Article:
Over the years, I have often been left confused by the actions of some of the people in our sector.
For many years, I blamed myself – I believed I must have missed a piece of information or that I didn’t understand the nuances of the industry. However, I have reached the conclusion that often people act in a way that is simply irrational. And there is a thin line between irrationality and what most people would regard as insanity.
An example came to my notice recently. A daughter of one of my colleagues was attempting to buy a Suzuki from a dealership in the north-west. Having researched the competition and the offers that were available, the negotiation process started. The customer had a price in mind and they were not prepared to move upwards from it.
At the end of the discussion, the dealership stated that this deal was not possible and both sides parted company.
Later that day, the customer went to Carwow’s website and asked for offers on the aforementioned vehicle. Ironically, the best offer came from the dealership that the customer had walked away from earlier in the day. But the dealer was offering exactly the same terms that it had rejected previously.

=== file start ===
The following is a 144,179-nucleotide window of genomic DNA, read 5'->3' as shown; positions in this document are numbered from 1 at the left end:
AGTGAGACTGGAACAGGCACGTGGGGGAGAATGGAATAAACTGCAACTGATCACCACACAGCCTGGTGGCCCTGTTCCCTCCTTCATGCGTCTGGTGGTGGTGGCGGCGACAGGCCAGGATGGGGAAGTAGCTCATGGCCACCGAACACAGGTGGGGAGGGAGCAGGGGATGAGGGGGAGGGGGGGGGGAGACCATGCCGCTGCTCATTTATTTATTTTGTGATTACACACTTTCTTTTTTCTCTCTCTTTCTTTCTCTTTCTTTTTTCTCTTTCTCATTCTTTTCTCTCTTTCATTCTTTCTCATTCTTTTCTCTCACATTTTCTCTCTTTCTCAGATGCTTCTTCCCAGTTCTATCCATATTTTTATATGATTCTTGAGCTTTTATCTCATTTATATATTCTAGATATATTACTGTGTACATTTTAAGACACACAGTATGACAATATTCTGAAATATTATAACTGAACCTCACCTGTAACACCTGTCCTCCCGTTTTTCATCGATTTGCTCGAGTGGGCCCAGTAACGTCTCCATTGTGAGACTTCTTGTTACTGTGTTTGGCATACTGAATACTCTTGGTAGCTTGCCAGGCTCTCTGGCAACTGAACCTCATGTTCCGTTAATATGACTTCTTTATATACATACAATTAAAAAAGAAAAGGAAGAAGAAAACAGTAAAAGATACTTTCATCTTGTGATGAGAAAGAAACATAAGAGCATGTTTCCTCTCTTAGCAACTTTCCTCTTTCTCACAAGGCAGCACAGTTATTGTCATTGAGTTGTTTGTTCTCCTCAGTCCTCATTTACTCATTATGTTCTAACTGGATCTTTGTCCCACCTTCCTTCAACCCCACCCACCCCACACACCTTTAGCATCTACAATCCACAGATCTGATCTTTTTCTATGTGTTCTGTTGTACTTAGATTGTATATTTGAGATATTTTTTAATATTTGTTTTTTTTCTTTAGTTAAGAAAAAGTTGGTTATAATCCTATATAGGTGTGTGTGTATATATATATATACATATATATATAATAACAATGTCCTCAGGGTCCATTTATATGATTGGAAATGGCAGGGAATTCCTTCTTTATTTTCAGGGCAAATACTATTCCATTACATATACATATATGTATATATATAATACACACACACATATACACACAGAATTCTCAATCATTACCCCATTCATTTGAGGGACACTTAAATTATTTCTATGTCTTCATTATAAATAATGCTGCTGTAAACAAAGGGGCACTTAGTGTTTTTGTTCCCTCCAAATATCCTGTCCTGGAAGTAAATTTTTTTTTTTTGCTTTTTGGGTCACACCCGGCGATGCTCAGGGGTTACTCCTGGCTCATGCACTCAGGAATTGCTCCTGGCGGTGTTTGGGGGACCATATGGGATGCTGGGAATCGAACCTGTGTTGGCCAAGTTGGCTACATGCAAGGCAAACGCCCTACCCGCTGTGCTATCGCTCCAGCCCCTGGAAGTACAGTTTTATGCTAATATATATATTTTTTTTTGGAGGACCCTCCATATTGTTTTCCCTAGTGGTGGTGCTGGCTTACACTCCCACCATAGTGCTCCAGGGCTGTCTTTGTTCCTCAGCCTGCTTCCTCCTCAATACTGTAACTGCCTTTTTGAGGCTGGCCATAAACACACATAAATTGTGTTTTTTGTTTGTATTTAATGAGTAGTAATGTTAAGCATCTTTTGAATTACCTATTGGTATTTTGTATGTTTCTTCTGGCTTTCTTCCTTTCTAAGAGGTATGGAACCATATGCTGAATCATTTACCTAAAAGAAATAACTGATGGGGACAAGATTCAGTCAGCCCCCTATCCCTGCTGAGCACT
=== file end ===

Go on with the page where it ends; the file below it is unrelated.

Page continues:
The customer dutifully went back to the dealership and said they would like the car on those terms either direct or via Carwow. There was no explanation of the change of heart from the dealer.
The problem this creates is that the buyer now knows not to believe what is being said in the face-to-face interaction. In future, they will always seek some other form of verification.
From my view as a researcher and observer of the industry, this type of behaviour is irrational and damaging. It reinforces the view that what is said by us cannot be trusted. Whether it be the falsification of emission test results or going back on your word, this type of behaviour is untenable in a world that is becoming increasingly transparent.
As a marketing academic, I still smile at a situation I came across a few years ago, where a well known French car manufacturer used to apportion its marketing budget in a country in proportion to its market share. If the market share fell, the marketing budget was reduced in line with this figure, encouraging a spiral downwards. I understand the concept of a lean operation and working smarter, but have yet to understand the marketing philosophy that suggests you arrest a downward trend by spending less.
You still occasionally see signs and mugs on desks that read: ‘You don’t have to be mad to work here, but it helps’. I am coming around to the conclusion that motor retail often places a little too much faith in those words.